Friday, August 5, 2016

Little Bo August, just four years old from England, is a real whirlwind and likes to set the tone when she plays. But, just like that, her life takes a turn for the worse.  In February 2015, she got chickenpox and her parents, Julia and Dan at first don't suspect anything bad. But a short time later, they notice that their daughter is having trouble walking.
One morning, their daughter wakes up with mysterious bruises all over her legs and even on the soles of her feet. The parents take their daughter immediately to hospital. There, they diagnose Bo with the rare disease, "purpura fulminans". This is an acute and often fatal thrombotic disorder which manifests as blood spots, bruising and discoloration of the skin resulting from blood clotting, which in the worst cases, can lead to death within a few hours.
Little Bo immediately gets taken to the ICU. "I asked the doctor if it was life-threatening, and he replied that it was a threat to life and limbs," said Bo's mother. The parents have to face the cruel reality that their daughter might lose both legs or the unimaginable, her life. Bo's body's defense response to the chickenpox infection caused a dangerous complication, which resulted in the blood flow being blocked by the little girl's body. Bo receives a cocktail of 12 different medications, several plasma transfusions and three skin grafts.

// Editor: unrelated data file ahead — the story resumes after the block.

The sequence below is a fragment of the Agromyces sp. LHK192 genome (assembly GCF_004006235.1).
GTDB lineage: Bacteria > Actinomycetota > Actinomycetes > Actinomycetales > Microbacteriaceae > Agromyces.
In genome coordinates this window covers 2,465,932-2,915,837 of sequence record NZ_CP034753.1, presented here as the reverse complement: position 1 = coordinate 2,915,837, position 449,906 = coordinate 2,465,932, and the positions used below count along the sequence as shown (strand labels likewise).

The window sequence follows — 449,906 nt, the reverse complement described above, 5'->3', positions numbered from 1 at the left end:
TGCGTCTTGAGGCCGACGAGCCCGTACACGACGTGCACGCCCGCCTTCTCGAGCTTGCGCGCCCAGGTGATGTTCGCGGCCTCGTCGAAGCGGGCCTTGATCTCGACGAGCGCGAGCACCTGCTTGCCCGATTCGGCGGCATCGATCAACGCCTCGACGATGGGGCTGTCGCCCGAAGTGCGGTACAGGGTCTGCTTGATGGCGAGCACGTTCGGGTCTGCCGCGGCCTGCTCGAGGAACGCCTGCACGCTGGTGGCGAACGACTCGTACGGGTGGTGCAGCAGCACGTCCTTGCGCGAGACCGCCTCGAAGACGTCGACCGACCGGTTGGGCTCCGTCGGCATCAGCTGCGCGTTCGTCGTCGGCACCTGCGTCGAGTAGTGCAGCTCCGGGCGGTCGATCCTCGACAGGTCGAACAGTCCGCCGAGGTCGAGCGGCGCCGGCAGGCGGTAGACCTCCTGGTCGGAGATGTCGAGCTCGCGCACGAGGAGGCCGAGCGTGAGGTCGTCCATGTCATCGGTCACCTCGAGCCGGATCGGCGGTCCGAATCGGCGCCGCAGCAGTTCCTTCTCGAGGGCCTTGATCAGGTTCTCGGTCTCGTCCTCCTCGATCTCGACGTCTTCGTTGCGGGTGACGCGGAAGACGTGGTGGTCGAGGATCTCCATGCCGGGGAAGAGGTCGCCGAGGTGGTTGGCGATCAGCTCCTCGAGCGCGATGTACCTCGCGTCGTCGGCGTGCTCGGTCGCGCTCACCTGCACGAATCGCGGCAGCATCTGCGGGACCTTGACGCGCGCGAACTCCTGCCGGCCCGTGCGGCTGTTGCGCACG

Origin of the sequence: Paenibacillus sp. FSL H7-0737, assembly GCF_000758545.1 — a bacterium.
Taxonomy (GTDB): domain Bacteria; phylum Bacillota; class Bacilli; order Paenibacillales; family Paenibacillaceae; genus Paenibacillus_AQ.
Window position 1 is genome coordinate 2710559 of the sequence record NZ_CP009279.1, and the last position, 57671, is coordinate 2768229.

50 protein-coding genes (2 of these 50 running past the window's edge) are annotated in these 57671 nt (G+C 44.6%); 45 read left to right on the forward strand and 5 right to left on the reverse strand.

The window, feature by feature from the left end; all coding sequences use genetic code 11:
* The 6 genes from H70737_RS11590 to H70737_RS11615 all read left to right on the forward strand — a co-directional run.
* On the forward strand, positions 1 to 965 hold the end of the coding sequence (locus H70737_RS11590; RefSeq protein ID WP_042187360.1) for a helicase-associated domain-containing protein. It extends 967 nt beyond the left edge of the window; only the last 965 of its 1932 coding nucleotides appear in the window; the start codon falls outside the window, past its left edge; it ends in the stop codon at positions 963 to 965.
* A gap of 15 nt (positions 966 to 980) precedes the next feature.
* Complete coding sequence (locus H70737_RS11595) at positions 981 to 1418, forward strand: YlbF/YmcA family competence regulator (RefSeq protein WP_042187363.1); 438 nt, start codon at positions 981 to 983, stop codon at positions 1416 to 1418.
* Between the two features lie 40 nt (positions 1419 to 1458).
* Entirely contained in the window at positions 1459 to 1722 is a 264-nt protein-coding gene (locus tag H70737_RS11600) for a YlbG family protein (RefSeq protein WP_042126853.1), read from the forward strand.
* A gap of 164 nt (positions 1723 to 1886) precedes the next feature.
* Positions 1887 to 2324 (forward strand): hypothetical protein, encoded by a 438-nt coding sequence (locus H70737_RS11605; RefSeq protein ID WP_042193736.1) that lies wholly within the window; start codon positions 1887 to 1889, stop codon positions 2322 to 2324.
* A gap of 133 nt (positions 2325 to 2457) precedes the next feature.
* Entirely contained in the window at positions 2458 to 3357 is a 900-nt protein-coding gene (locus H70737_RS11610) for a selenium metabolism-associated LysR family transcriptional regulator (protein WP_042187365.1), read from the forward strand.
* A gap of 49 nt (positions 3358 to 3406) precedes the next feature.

Bo spent 10 weeks at hospital, sitting in a wheelchair and even had to learn to walk again. But she survived the ordeal and the fun-loving child got to keep both her legs. She will nevertheless remember the traumatic experience for a long time to come and now has to wear compression stockings for a whole year.
"I want to raise awareness of this disease, because it's every parent's nightmare to be told that your child might die or lose body parts because of chickenpox," says Bo's mother.
In the meantime, Bo is once again healthy and is going to day-care as usual. She is even so confident in herself that she shows her scars on her legs to her friends. Her parents, however, will probably never be able to forget the fact that she almost lost her legs. And actually, all because of a completely harmless childhood disease.


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